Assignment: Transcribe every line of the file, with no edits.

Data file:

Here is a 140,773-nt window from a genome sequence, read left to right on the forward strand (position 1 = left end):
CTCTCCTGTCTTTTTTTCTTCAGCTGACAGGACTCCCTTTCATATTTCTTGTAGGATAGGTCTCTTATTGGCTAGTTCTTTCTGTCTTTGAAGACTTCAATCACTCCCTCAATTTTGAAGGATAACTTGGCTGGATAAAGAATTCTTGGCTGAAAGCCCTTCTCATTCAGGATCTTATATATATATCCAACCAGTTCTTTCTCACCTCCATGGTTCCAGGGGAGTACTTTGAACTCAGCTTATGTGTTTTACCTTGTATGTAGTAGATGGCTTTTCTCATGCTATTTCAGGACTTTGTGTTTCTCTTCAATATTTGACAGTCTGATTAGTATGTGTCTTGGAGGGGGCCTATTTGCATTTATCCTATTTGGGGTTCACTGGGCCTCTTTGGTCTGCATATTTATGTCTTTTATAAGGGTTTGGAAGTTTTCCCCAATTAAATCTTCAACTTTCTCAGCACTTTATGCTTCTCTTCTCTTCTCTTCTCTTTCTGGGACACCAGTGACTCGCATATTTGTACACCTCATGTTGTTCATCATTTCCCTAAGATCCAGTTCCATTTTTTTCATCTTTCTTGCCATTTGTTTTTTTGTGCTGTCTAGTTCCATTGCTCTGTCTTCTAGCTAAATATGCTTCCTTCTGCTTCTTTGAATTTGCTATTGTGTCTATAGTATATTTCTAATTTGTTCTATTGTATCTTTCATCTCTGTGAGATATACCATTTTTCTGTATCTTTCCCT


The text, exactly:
Here is a 140,773-nt window from a genome sequence, read left to right on the forward strand (position 1 = left end):
CTCTCCTGTCTTTTTTTCTTCAGCTGACAGGACTCCCTTTCATATTTCTTGTAGGATAGGTCTCTTATTGGCTAGTTCTTTCTGTCTTTGAAGACTTCAATCACTCCCTCAATTTTGAAGGATAACTTGGCTGGATAAAGAATTCTTGGCTGAAAGCCCTTCTCATTCAGGATCTTATATATATATCCAACCAGTTCTTTCTCACCTCCATGGTTCCAGGGGAGTACTTTGAACTCAGCTTATGTGTTTTACCTTGTATGTAGTAGATGGCTTTTCTCATGCTATTTCAGGACTTTGTGTTTCTCTTCAATATTTGACAGTCTGATTAGTATGTGTCTTGGAGGGGGCCTATTTGCATTTATCCTATTTGGGGTTCACTGGGCCTCTTTGGTCTGCATATTTATGTCTTTTATAAGGGTTTGGAAGTTTTCCCCAATTAAATCTTCAACTTTCTCAGCACTTTATGCTTCTCTTCTCTTCTCTTCTCTTTCTGGGACACCAGTGACTCGCATATTTGTACACCTCATGTTGTTCATCATTTCCCTAAGATCCAGTTCCATTTTTTTCATCTTTCTTGCCATTTGTTTTTTTGTGCTGTCTAGTTCCATTGCTCTGTCTTCTAGCTAAATATGCTTCCTTCTGCTTCTTTGAATTTGCTATTGTGTCTATAGTATATTTCTAATTTGTTCTATTGTATCTTTCATCTCTGTGAGATATACCATTTTTCTGTATCTTTCCCT